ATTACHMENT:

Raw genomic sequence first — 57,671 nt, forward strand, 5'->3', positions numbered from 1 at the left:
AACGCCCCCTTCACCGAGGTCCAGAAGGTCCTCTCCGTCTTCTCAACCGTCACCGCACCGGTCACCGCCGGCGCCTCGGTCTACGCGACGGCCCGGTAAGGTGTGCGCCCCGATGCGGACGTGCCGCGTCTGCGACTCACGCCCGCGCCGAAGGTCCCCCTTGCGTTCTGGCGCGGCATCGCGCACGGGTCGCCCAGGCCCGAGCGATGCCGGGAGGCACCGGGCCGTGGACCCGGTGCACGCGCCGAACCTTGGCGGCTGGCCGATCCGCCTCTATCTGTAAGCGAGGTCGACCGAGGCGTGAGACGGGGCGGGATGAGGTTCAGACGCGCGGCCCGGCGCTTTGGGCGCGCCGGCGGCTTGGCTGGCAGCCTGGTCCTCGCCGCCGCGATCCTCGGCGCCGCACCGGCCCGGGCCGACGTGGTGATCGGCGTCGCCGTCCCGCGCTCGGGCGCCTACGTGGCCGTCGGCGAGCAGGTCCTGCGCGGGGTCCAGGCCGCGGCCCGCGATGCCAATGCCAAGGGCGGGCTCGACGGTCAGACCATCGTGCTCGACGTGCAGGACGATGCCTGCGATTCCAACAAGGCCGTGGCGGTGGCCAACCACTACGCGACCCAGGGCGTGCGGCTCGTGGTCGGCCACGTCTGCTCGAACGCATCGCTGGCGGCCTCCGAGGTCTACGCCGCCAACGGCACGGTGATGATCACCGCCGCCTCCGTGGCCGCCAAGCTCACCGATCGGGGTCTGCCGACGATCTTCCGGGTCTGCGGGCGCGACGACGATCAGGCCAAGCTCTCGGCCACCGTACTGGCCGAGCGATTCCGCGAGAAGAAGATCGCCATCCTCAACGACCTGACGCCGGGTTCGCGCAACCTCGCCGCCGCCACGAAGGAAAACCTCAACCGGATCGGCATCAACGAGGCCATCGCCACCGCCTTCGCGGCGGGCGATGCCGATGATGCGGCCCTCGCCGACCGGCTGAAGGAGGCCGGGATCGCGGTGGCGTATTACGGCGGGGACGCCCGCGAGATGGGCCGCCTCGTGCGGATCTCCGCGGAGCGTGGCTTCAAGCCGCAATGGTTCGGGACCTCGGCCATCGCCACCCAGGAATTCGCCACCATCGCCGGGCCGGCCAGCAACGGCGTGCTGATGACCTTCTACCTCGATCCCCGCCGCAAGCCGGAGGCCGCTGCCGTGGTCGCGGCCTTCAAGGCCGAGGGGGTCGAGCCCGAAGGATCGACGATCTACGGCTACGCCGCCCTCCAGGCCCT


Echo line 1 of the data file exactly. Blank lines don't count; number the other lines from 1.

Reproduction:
Raw genomic sequence first — 57,671 nt, forward strand, 5'->3', positions numbered from 1 at the left: